The Leg-Gun Pose

The Leg-Gun Pose

Part of a series on Photo Fads. [View Related Entries]

Updated Jun 17, 2014 at 05:20PM EDT by Brad.  

Added by Brad.

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About

Ai Weiwei’s Leg Gun is a photo fad that involves raising one’s leg above the waistline and wielding it with both hands as if aiming at a target with a rifle. The pose was introduced by Chinese political dissident and renowned artist Ai Weiwei via Instagram in June 2014.

Origin

On June 11th, 2014, Chinese artist Ai Weiwei uploaded an Instagram of himself holding up his one of his legs with both hands while sitting on a chair in nothing but a pair of shorts, socks and a straw hat. The accompanying caption in Chinese read: “Beijing anti-terrorism series.” In less than a week, the photograph garnered more than 1,500 likes.



Spread

That same day, hundreds of Ai Weiwei’s followers on Instagram began sharing their own imitations of the artist’s mysterious pose, and in the next five days, more than 500 fan-submitted photographs had been featured on Wewei’s Instagram profile page.[2]

Interpretations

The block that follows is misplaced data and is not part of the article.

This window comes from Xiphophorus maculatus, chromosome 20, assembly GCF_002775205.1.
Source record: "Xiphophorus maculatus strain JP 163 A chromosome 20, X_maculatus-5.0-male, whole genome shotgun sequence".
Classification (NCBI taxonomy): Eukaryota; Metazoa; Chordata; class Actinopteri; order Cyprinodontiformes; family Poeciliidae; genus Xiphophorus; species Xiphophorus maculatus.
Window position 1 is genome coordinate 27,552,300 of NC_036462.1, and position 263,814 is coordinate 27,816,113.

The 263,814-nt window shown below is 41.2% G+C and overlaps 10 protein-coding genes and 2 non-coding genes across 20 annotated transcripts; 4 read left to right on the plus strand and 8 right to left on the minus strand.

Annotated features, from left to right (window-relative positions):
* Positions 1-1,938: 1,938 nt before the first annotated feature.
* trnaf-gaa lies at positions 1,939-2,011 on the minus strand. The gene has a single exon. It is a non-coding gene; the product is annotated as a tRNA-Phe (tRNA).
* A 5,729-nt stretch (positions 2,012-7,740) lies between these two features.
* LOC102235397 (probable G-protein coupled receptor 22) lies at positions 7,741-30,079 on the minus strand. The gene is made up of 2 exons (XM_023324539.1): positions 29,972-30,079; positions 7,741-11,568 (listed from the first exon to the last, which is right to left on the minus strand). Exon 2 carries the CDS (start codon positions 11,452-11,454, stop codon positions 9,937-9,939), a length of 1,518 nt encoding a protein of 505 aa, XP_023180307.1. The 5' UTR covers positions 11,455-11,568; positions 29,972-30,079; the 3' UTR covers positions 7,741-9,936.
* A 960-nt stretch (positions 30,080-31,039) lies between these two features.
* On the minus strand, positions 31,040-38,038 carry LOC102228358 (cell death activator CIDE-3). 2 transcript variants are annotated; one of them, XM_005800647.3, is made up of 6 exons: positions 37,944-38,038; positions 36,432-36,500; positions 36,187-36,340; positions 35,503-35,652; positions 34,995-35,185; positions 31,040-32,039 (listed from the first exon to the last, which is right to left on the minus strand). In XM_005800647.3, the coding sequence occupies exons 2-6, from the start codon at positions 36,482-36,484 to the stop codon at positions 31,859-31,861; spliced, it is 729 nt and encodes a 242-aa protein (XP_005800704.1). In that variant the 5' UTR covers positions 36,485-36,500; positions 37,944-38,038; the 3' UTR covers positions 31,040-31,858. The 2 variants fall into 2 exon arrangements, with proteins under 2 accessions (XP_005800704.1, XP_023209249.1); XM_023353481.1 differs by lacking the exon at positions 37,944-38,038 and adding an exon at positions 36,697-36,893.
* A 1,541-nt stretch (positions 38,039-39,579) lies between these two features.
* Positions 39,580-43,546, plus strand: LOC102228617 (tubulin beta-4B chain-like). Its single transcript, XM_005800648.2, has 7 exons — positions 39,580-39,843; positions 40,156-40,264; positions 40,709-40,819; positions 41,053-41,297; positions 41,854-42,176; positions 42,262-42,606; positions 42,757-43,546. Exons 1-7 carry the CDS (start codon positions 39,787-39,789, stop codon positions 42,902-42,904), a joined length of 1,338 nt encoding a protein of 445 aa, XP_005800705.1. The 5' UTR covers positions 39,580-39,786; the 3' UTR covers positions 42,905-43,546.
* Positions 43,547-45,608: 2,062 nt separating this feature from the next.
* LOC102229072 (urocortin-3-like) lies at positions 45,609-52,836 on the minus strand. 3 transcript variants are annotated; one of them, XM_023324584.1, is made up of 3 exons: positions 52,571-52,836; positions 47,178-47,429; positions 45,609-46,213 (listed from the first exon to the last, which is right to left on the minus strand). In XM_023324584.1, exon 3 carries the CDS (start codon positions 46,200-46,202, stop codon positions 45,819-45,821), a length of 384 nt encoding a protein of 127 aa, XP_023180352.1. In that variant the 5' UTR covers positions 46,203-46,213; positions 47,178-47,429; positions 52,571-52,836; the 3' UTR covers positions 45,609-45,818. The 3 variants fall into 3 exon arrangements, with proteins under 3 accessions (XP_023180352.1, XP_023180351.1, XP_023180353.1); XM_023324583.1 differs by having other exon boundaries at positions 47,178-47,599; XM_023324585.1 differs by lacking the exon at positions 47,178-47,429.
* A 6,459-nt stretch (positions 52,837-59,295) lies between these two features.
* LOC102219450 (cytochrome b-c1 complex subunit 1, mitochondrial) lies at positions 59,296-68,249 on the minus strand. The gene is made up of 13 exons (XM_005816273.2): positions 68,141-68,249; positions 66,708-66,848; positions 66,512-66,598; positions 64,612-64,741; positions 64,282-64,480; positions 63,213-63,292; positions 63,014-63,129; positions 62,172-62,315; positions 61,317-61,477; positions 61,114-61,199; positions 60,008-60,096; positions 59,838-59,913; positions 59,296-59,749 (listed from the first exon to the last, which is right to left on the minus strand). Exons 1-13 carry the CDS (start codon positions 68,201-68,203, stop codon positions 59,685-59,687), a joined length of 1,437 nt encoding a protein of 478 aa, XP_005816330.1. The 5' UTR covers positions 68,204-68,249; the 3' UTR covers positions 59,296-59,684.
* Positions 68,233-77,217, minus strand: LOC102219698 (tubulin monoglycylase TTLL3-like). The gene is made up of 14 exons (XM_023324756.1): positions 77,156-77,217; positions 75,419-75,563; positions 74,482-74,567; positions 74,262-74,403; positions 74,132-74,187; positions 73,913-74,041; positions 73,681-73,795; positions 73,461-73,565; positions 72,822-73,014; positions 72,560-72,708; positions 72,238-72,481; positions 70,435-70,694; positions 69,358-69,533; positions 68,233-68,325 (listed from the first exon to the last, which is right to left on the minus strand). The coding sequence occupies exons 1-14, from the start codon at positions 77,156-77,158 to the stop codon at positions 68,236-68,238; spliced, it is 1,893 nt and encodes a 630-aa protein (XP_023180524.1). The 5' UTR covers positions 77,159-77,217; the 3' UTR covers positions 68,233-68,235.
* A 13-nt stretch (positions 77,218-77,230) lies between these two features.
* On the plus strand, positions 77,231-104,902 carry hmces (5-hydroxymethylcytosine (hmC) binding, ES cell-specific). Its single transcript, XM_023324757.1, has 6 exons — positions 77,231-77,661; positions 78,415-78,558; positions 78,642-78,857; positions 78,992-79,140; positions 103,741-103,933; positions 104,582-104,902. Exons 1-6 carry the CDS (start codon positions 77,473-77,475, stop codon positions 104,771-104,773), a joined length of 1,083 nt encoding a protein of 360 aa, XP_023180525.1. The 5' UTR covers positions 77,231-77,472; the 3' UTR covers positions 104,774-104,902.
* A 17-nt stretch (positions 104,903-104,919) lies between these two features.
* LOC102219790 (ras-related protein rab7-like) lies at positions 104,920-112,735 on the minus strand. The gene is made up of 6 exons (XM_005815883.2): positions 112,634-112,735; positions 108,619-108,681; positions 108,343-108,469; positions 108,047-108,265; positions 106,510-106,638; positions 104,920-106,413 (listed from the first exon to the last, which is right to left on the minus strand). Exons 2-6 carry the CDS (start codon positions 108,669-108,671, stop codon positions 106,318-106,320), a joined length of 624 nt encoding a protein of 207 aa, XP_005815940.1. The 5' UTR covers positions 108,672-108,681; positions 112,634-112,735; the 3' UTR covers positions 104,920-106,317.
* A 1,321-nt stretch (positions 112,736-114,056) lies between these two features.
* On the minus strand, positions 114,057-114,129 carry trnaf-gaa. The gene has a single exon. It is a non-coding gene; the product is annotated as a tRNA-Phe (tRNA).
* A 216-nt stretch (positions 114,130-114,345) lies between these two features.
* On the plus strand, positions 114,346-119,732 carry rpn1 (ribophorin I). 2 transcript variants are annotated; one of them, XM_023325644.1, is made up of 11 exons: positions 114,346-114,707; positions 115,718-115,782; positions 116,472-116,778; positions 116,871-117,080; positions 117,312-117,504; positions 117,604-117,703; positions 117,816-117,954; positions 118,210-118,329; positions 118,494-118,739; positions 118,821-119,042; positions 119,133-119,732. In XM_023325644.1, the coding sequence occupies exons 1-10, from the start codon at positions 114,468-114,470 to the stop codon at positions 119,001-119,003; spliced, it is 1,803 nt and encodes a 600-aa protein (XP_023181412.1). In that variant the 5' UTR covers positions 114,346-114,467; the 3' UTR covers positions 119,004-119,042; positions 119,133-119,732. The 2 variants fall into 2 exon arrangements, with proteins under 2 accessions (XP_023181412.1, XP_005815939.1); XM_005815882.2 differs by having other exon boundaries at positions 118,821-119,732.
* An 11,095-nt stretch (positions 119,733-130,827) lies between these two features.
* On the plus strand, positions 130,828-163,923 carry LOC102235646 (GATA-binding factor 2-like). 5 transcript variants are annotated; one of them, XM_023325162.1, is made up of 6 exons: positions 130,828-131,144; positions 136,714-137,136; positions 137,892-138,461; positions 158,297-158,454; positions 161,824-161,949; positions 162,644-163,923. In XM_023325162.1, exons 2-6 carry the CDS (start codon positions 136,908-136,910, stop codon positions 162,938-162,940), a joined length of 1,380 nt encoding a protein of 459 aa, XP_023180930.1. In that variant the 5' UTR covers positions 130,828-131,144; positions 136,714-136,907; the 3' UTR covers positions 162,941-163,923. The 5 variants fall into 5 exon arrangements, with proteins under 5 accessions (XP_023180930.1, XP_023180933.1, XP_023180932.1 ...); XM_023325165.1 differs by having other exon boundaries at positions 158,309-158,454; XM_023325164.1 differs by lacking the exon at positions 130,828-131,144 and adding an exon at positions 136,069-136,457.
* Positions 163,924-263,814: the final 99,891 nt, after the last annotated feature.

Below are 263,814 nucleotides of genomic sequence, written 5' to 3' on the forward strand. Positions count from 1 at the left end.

Given the little explanation provided by the Chinese artist as to the meaning of his picture, many of those who participated in the meme offered their own interpretations along with the photographs, with Chinese bloggers speculating that it was a subversive tribute to the Chinese propaganda ballet program Red Detachment of Women in remembering the 25th anniversary of the Tiananmen Square Massacre, while American followers instilled a message of anti-gun violence using the hashtag #endgunviolence in the wake of the recent school shootings in the United States.

News Media Coverage

On June 13th, the artist’s “leg gun” photo fad was initially picked up by The Guardian and Sydney Morning Herald, followed by coverage from several tech news blogs like The Daily Dot, The Verge and Cnet, as well as a number of major U.S. news outlets, including ABC News and the Washington Post.

Ai Weiwei’s Response

On June 16th, Ai Weiwei broke his silence about the leg-gun meme in an interview with the Associated Press.[11] According to the artist, his mysterious photograph was meant to be seen as “a statement about the overuse of power in the name of counterterrorism,” particularly in China where the government has been waging an anti-terror campaign in the wake of at least two high-profile attacks on civilians in the past year.

“People from all over the world have been experiencing panic because of terrorist attacks such as 9/11 and problems such as the existence of weapons. Power is being overused in the name of counterterrorism.”

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